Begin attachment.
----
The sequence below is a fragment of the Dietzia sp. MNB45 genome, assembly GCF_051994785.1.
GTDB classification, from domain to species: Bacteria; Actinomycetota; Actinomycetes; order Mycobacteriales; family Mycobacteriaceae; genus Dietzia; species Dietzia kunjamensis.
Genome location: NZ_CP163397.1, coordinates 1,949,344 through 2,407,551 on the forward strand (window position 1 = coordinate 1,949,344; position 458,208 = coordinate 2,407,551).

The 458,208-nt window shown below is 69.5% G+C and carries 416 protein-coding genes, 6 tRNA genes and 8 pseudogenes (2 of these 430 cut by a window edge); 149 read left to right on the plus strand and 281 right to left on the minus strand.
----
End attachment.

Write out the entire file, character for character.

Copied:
The sequence below is a fragment of the Dietzia sp. MNB45 genome, assembly GCF_051994785.1.
GTDB classification, from domain to species: Bacteria; Actinomycetota; Actinomycetes; order Mycobacteriales; family Mycobacteriaceae; genus Dietzia; species Dietzia kunjamensis.
Genome location: NZ_CP163397.1, coordinates 1,949,344 through 2,407,551 on the forward strand (window position 1 = coordinate 1,949,344; position 458,208 = coordinate 2,407,551).

The 458,208-nt window shown below is 69.5% G+C and carries 416 protein-coding genes, 6 tRNA genes and 8 pseudogenes (2 of these 430 cut by a window edge); 149 read left to right on the plus strand and 281 right to left on the minus strand.